On Wednesday, after the first strike day, a Savanta Com/Res poll found that 58 per cent of those questioned believed that the strike was justified, and even more blamed the government for not doing more to prevent it.
And although other polls have shown a more typical anti-union majority, there’s still a sense that that majority is beginning to dwindle and shift in ways that are evidently surprising both to Conservative politicians, and to those who, in recent decades, have unthinkingly absorbed much of their world-view.
According to a growing army of fans, of course, just one man is largely responsible for this perceptible change of atmosphere around striking workers.
That man is Mick Lynch, general secretary of the RMT; and all week his media appearances have been greeted like manna from heaven – or at least an oasis in the desert – by those sick of hearing well-paid politicians and commentators pussy-foot around the colossal wealth gaps that have developed in Britain in recent decades, and the shocking emergence of a new class of full-time workers, millions strong, who cannot support their families on what they are paid, but must instead rely on state benefits and food banks.
Mick Lynch is an incisive speaker on behalf of organised workers, well armed with facts, confident in the support of his members, and completely unphased by the babble of bourgeois outrage and half-digested Tory disinformation presented by most of his opponents in debate; and he has played brilliantly to those strengths this week, speaking truth to power in memorably fearless style.
If the hour has produced its man, though, it has to be said that there have been many signs, recently, that Britain’s staggeringly over-entitled boss class might be beginning to overplay its hand.
During the pandemic lockdowns, the nation received a brief but rigorous lesson in whose work is really essential to our survival; and the answer was not bankers, or city executives, or any member of that CEO class who – in Britain – typically expect to be paid an astonishing 60 times as much as the median worker in their organisations.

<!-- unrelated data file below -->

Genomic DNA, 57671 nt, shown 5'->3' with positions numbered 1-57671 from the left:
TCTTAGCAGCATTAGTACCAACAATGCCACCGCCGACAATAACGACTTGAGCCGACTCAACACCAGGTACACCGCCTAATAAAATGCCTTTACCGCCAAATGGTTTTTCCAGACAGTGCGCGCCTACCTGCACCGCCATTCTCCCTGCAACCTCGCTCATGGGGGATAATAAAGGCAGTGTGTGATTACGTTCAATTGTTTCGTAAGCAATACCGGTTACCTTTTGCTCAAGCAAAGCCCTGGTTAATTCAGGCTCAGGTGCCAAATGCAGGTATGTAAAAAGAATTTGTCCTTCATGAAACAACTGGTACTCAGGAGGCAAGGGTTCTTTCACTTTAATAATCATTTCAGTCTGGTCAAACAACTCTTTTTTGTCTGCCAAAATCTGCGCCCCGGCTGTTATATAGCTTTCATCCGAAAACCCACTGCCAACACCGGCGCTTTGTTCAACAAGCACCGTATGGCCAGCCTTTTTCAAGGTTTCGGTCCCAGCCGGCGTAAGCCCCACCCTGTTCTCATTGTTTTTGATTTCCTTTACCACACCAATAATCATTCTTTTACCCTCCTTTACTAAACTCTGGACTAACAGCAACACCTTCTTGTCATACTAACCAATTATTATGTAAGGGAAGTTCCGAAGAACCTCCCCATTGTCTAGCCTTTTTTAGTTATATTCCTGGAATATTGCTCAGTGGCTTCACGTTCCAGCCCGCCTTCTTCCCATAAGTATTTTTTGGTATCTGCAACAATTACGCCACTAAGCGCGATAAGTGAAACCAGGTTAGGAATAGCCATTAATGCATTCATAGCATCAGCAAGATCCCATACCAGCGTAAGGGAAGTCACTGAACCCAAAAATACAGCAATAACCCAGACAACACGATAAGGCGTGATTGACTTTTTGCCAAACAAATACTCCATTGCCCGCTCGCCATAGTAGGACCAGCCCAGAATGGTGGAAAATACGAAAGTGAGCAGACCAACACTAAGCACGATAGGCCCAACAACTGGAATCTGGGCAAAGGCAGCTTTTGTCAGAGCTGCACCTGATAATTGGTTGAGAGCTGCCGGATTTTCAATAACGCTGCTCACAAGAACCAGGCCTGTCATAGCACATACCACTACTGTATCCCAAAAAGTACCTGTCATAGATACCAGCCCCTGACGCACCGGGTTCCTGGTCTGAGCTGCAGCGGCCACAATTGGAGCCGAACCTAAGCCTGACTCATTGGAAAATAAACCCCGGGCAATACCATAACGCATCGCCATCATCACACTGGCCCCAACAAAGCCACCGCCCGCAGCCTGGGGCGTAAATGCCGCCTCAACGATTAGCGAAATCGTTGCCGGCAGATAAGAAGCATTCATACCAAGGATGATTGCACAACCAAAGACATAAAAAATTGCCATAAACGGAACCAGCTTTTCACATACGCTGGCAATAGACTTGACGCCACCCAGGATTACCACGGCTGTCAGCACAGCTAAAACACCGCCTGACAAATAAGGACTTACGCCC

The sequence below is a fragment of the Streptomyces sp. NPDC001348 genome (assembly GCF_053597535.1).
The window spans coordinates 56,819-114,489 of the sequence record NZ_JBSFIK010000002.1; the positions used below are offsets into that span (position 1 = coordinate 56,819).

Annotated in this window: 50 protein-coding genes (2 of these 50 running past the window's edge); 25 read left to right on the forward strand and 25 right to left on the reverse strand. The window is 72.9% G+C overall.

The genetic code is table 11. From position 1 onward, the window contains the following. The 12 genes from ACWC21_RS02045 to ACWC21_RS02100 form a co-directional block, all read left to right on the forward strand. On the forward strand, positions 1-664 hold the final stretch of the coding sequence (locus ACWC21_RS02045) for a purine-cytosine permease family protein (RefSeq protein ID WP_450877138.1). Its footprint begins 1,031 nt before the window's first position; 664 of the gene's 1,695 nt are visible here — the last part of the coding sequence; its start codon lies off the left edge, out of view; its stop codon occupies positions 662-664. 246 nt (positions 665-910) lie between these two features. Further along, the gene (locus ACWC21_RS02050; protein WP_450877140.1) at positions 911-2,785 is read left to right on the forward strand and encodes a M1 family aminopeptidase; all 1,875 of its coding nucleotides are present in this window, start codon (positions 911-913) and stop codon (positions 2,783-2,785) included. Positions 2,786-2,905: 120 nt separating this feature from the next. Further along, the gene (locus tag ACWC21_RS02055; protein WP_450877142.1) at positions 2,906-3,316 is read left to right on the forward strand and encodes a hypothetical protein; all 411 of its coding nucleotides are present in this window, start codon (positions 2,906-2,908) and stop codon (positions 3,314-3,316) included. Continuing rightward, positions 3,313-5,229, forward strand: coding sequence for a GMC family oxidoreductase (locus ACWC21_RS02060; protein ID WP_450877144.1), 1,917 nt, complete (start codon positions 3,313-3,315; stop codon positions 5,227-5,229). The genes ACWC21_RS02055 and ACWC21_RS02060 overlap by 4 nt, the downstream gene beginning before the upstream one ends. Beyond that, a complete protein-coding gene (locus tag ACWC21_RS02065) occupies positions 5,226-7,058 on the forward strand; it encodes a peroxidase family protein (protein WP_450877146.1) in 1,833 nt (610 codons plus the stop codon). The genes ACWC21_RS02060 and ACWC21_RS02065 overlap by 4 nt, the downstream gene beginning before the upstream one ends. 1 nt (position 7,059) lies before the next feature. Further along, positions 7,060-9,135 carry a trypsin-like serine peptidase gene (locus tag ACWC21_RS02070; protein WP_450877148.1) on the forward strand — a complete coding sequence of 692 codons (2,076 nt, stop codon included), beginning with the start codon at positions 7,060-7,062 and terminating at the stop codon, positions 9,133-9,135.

The essential people, it turned out, were delivery drivers, transport workers and cleaners, those involved in food production and supply, those who keep our power and water systems going, and those who deliver health care and other basic care services.
It was therefore unlikely, once things began to return to “normal”, that ordinary citizens across Britain would be all that impressed by a government which stood on doorsteps applauding those workers, but then coolly informed them that the magic money tree which delivered tens of billions to companies close to the government during lockdown had suddenly been felled again, and that they would not be receiving any significant pay increases in the immediate future.
For that government then to preside over a massive inflation hike partly driven by unregulated corporate greed, while simultaneously allowing further pay rises for MPs (whose pay has risen by almost 30 per cent during the past decade), making no comment on another surge in CEO pay, and talking this week of lifting curbs on the remuneration of already wealthy city bankers, was much less than sensitive.
The final straw, though, may have been the colossal brass neck of assorted members of this British boss class – after a post-crash decade of shocking impunity, greed and self-enrichment on their part – in coming out to argue that ordinary workers in this latest crisis should not organise, should not strike, and should instead be helping to prevent a “wage-price inflation spiral” by showing voluntary pay restraint in the public interest.
In any political system, such breathtaking double standards – such moralising for the masses, and immorality from the bosses – can only go so far without provoking a backlash; and if the British worm is about to turn, it is certainly not before time.
If that worm truly turns, of course, then it will change everything in British and Scottish politics; and it would be a fine thing if it were public opinion, in the end, that forced Labour “moderates” like Keir Starmer, long given to half-apologising for the party’s trade union links, both to change their policies on addressing British workers’ declining share of the national wealth, and to follow one MP this week in proudly identifying the union funding on which the Labour Party is founded as “the cleanest money in British politics”.
On balance, I suppose the chances of that must still be rated as small; great swathes of the British middle class still seem lost in that world of snobbery and wealth-worship where worthless cash-shifting City types flaunting giant bonuses are the “nice people” they hope their children will marry, while train guards and hospital porters seeking a living wage are both nasty and greedy.
This week, though, offered us a glimpse of a possible different world, where the UK once again becomes a country fit for workers to live in; and that brief alternative vision presents a radical challenge to all our mainstream parties. Not only, that is, to the clapped-out and increasingly chaotic Tories who have brought this crisis on themselves; but also to the timid social democrats of the SNP and Labour, who may, like Mick Lynch, will the same end of a much fairer society, but who so often seem afraid to will the means.